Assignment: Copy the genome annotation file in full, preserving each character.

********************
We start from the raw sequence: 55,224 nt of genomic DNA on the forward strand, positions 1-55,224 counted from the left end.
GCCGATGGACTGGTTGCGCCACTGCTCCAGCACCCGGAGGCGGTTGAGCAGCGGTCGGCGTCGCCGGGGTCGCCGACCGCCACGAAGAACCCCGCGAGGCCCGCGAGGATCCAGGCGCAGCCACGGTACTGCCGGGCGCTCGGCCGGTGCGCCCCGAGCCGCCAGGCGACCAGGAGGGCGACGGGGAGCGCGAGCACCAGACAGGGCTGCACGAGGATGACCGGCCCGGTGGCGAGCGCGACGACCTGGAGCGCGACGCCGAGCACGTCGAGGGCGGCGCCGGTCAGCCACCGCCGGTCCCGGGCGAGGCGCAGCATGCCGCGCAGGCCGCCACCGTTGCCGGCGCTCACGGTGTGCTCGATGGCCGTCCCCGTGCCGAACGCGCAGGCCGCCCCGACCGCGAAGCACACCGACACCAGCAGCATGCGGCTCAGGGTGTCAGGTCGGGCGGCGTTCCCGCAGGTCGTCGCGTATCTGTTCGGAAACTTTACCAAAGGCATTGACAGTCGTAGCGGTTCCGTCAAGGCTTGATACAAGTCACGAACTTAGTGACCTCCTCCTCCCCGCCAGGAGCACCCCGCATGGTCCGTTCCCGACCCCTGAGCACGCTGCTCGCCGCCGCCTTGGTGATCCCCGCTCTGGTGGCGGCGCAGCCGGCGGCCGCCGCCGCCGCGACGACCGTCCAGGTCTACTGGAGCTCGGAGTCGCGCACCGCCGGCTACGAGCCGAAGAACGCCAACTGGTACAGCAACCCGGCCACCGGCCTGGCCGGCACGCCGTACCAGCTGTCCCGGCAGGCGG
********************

We start from the raw sequence: 55,224 nt of genomic DNA on the forward strand, positions 1-55,224 counted from the left end.
GCCGATGGACTGGTTGCGCCACTGCTCCAGCACCCGGAGGCGGTTGAGCAGCGGTCGGCGTCGCCGGGGTCGCCGACCGCCACGAAGAACCCCGCGAGGCCCGCGAGGATCCAGGCGCAGCCACGGTACTGCCGGGCGCTCGGCCGGTGCGCCCCGAGCCGCCAGGCGACCAGGAGGGCGACGGGGAGCGCGAGCACCAGACAGGGCTGCACGAGGATGACCGGCCCGGTGGCGAGCGCGACGACCTGGAGCGCGACGCCGAGCACGTCGAGGGCGGCGCCGGTCAGCCACCGCCGGTCCCGGGCGAGGCGCAGCATGCCGCGCAGGCCGCCACCGTTGCCGGCGCTCACGGTGTGCTCGATGGCCGTCCCCGTGCCGAACGCGCAGGCCGCCCCGACCGCGAAGCACACCGACACCAGCAGCATGCGGCTCAGGGTGTCAGGTCGGGCGGCGTTCCCGCAGGTCGTCGCGTATCTGTTCGGAAACTTTACCAAAGGCATTGACAGTCGTAGCGGTTCCGTCAAGGCTTGATACAAGTCACGAACTTAGTGACCTCCTCCTCCCCGCCAGGAGCACCCCGCATGGTCCGTTCCCGACCCCTGAGCACGCTGCTCGCCGCCGCCTTGGTGATCCCCGCTCTGGTGGCGGCGCAGCCGGCGGCCGCCGCCGCCGCGACGACCGTCCAGGTCTACTGGAGCTCGGAGTCGCGCACCGCCGGCTACGAGCCGAAGAACGCCAACTGGTACAGCAACCCGGCCACCGGCCTGGCCGGCACGCCGTACCAGCTGTCCCGGCAGGCGG